16 MOS Transistor Regions of Operation Three main regions of operation Cutoff: GS < T No inversion layer formed, drain and source are isolated by depleted channel. I DS 0 Linear (Triode, Ohmic): GS > T, DS < GS  T Inversion layer connects drain and source. Current is almost linear with DS (like a resistor) Saturation: GS > T, DS GS  T Channel is pinchedoff. Current saturates (becomes independent of DS, to first order). Amirtharajah/Parkhurst, EEC 118 Spring
17 MOSFET Drain Current Overview Saturation: I D μc 2 W L ( ) 2 ( + λ ) ox = GS T 1 DS Linear (Triode, Ohmic): I = μc D Cutoff: I D 0 ox W L ( ) DS 2 GS T DS 2 Classical MOSFET model, will discuss deep submicron modifications as necessary (Rabaey, Eqs. 3.25, 3.29) Amirtharajah/Parkhurst, EEC 118 Spring
18 Cutoff Region S G D source drain substrate depletion region For NMOS: GS < TN B For PMOS: GS > TP Depletion region no inversion Current between drain and source is 0 Actually there is always some leakage (subthreshold) current Amirtharajah/Parkhurst, EEC 118 Spring
19 Linear Region When GS > T, an inversion layer forms between drain and source Current I DS flows from drain to source (electrons travel from source to drain) Depth of channel depends on between gate and channel Drain end narrower due to larger drain voltage Drain end depth reduces as DS is increased Channel (inversion layer) s =0 source g > T0 B = 0 drain d < GS  T0 Psubstrate depletion region (larger at drain end) Amirtharajah/Parkhurst, EEC 118 Spring
20 Linear Region I/ Equation Derivation Gradual Channel Approximation: Assume dominant electric field in ydirection Current is constant along channel Integrate differential voltage drop d c = I D dr along y Amirtharajah/Parkhurst, EEC 118 Spring
21 Linear Region I/ Equation alid for continuous channel from Source to Drain I D = μ C n ox W L [( ) ] 1 2 GS Device transconductance: Process transconductance: I D = k ' n W L T k k DS n = μ n ' n 2 C n ox = μ C ox DS W L [( ) ] 1 2 GS T DS 2 DS Amirtharajah/Parkhurst, EEC 118 Spring
22 Saturation Region When DS = GS  T : No longer voltage drop of T from gate to substrate at drain Channel is pinched off If DS is further increased, no increase in current I DS As DS increased, pinchoff point moves closer to source Channel between that point and drain is depleted High electric field in depleted region accelerates electrons towards drain g > T0 s =0 d >  GS T0 depletion source drain region pinchoff point B = 0 Amirtharajah/Parkhurst, EEC 118 Spring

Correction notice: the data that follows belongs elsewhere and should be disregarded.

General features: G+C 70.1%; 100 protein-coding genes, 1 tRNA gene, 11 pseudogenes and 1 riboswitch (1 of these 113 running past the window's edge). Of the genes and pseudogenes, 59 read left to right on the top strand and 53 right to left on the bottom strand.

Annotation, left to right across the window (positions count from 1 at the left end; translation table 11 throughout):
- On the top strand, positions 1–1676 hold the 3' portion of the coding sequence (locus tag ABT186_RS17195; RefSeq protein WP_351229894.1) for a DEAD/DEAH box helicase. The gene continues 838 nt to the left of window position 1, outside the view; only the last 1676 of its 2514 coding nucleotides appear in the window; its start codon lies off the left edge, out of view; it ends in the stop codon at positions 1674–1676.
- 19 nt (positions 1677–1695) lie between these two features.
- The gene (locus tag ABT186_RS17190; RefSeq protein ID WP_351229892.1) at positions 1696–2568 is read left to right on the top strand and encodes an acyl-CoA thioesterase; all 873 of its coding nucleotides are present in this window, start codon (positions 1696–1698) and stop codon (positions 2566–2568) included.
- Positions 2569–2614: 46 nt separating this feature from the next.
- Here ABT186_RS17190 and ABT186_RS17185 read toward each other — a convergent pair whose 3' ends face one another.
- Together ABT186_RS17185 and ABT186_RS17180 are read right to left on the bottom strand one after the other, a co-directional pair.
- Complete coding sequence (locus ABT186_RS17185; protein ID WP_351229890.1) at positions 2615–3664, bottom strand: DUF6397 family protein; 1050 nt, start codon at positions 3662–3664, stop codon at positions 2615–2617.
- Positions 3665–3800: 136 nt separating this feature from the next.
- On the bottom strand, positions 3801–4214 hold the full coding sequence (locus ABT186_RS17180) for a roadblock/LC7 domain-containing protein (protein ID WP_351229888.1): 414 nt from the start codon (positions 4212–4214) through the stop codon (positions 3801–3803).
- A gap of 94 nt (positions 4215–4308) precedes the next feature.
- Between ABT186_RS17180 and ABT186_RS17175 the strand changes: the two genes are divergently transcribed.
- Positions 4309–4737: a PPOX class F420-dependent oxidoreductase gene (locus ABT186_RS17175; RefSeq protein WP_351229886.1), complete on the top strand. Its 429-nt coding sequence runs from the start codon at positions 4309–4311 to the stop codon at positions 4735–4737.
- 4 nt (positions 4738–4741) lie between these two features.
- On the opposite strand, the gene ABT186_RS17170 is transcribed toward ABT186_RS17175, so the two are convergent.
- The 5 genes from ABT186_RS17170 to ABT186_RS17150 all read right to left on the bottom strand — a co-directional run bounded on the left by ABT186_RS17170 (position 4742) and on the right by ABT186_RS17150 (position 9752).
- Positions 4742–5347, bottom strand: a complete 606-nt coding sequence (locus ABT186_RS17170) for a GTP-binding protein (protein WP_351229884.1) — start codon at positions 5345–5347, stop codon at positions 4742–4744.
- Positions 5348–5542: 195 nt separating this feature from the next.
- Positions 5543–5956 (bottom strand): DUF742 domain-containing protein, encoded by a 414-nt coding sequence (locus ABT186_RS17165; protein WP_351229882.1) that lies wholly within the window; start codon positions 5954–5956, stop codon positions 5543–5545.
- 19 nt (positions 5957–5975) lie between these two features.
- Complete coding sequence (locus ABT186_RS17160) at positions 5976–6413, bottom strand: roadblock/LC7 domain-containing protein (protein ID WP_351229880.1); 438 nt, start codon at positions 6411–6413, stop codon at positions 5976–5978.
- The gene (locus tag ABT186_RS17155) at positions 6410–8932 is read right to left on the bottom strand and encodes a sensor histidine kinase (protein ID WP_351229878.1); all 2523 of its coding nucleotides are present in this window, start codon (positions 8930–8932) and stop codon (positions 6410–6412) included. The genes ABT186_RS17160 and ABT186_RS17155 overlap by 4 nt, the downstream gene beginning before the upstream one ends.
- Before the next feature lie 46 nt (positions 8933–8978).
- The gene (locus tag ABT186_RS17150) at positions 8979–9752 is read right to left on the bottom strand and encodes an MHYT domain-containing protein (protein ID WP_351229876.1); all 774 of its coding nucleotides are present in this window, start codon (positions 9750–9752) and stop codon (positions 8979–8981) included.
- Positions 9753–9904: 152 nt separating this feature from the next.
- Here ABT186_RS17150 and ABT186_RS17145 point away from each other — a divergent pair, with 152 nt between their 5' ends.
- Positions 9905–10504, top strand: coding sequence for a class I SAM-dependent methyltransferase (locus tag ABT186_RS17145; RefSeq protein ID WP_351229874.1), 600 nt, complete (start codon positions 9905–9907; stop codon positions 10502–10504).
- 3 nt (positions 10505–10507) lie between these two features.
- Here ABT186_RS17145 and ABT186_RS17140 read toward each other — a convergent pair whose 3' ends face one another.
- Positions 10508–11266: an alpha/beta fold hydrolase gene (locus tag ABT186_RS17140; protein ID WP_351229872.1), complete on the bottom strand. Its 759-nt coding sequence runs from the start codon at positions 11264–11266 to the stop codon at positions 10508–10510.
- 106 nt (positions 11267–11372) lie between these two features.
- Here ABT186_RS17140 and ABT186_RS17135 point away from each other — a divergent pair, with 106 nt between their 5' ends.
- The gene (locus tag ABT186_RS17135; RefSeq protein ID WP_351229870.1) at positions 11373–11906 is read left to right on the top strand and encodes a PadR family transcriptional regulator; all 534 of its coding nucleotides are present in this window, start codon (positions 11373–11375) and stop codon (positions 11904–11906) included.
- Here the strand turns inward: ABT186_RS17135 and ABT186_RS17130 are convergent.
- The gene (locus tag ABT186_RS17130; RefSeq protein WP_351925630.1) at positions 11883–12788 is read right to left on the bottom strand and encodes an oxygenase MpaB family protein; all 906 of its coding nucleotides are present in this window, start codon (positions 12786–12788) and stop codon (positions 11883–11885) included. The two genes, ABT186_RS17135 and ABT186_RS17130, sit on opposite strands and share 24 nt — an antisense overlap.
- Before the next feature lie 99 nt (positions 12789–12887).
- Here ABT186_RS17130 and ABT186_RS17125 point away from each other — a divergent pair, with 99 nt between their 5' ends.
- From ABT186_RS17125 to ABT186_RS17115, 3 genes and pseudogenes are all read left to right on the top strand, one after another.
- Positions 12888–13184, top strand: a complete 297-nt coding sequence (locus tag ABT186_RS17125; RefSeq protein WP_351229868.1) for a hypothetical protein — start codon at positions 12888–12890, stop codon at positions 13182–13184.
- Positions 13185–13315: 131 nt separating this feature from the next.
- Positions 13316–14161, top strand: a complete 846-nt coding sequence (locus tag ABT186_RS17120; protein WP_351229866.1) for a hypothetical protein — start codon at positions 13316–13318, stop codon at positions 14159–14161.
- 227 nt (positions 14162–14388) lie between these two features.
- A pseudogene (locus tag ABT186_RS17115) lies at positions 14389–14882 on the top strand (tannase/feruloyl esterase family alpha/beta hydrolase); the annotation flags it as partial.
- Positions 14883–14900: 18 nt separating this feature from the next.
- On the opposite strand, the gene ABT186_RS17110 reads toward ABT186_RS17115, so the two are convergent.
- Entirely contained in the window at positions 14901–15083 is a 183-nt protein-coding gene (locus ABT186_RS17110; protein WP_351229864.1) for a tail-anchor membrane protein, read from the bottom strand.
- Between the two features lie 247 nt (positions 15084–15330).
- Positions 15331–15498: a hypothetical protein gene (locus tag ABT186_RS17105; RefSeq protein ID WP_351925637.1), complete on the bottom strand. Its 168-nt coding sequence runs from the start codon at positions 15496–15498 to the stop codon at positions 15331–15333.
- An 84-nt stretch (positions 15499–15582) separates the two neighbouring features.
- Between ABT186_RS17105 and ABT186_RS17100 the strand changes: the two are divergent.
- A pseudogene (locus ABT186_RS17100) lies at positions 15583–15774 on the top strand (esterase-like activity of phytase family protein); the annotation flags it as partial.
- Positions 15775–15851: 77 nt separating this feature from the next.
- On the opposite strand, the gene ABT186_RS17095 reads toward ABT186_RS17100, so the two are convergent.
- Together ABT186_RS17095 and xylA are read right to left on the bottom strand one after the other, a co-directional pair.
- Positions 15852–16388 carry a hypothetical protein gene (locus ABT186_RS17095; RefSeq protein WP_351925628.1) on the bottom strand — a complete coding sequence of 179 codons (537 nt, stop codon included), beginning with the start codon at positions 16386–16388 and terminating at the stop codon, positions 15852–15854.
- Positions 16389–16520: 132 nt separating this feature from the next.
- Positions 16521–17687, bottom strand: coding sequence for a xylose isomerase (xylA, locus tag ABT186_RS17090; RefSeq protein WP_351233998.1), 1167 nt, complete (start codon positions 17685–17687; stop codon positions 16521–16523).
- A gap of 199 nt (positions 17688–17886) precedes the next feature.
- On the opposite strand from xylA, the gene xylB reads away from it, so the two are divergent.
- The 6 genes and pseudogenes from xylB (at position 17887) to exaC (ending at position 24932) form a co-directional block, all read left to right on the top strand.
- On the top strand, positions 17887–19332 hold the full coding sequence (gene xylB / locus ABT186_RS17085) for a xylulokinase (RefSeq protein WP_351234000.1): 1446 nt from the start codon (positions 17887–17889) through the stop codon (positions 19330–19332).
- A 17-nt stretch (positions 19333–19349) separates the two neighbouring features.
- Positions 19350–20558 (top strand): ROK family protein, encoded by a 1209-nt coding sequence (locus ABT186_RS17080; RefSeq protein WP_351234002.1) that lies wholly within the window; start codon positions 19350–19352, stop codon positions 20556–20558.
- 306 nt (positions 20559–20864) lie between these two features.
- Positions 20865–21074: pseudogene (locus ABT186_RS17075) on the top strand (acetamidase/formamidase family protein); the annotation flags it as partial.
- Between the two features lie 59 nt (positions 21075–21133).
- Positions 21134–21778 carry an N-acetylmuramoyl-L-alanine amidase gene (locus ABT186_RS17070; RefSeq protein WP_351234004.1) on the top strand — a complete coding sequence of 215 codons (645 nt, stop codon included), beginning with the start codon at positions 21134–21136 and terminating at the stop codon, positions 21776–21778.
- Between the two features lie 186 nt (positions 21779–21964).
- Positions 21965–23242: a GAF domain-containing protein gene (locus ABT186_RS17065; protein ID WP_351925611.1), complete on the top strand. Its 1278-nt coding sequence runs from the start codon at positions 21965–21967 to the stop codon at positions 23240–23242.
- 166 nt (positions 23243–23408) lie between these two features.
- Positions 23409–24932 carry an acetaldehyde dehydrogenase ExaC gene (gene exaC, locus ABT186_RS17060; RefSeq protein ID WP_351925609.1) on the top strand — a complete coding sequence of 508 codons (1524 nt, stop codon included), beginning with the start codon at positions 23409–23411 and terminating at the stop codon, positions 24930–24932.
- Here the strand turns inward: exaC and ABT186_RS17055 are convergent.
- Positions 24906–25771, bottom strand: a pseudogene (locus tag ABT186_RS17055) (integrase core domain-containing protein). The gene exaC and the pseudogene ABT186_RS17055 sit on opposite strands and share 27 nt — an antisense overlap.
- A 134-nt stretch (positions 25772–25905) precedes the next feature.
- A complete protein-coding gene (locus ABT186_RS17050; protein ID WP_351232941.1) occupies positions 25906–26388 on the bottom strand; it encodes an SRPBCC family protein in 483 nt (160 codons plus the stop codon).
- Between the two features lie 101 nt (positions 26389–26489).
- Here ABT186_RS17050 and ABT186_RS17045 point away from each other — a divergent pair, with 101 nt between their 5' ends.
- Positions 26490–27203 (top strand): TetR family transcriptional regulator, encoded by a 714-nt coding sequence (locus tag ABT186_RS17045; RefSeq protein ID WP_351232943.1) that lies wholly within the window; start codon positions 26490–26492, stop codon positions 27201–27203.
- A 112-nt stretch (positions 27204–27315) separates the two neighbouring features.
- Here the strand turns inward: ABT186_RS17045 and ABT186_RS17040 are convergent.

23 Saturation I/ Equation As drain voltage increases, channel remains pinched off Channel voltage remains constant Current saturates (no increase with increasing DS ) To get saturation current, use linear equation with I D DS = GS  T ( ) 2 = μ C 1 2 n ox W L GS TN Amirtharajah/Parkhurst, EEC 118 Spring
24 MOS I/ Characteristics I/ curve for ideal MOS device GS3 > GS2 > GS1 GS3 Drain current I DS Linear GS2 GS1 Saturation Drain voltage DS Amirtharajah/Parkhurst, EEC 118 Spring
25 Channel Length Modulation In saturation, pinchoff point moves As DS is increased, pinchoff point moves closer to source Effective channel length becomes shorter Current increases due to shorter channel ' L I D = = L ΔL 1 2 W μ ncox GS TN + λ L ( ) 2 ( 1 ) λ = channel length modulation coefficient DS Amirtharajah/Parkhurst, EEC 118 Spring
26 MOS I/ Curve Summary I/ curve for nonideal NMOS device: DS = GS  T Drain current I DS Linear GS3 GS2 GS1 Saturation with channellength modulation without channellength modulation (λ=0) Drain voltage DS Amirtharajah/Parkhurst, EEC 118 Spring
27 Cutoff MOS I/ Equations Summary GS GS < > TN TP I D = 0 Linear GS GS TN TP,, Saturation GS GS DS DS < > GS GS TN TP I D = μc ox W L [( ) ] 1 2 TN, DS GS TN 1 W 2 ID = 2 Cox GS T TP, DS GS TP L GS T DS 2 DS ( ) ( 1 ) μ +λ DS Note: if SB 0, need to recalculate T from T0 Amirtharajah/Parkhurst, EEC 118 Spring
28 A Fourth Region: Subthreshold Subthreshold: GS nkt q I = D I Se 1 e DS kt q Sometimes called weak inversion region When GS near T, drain current has an exponential dependence on gate to source voltage Similar to a bipolar device Not typically used in digital circuits Sometimes used in very low power digital applications Often used in low power analog circuits, e.g. quartz watches Amirtharajah/Parkhurst, EEC 118 Spring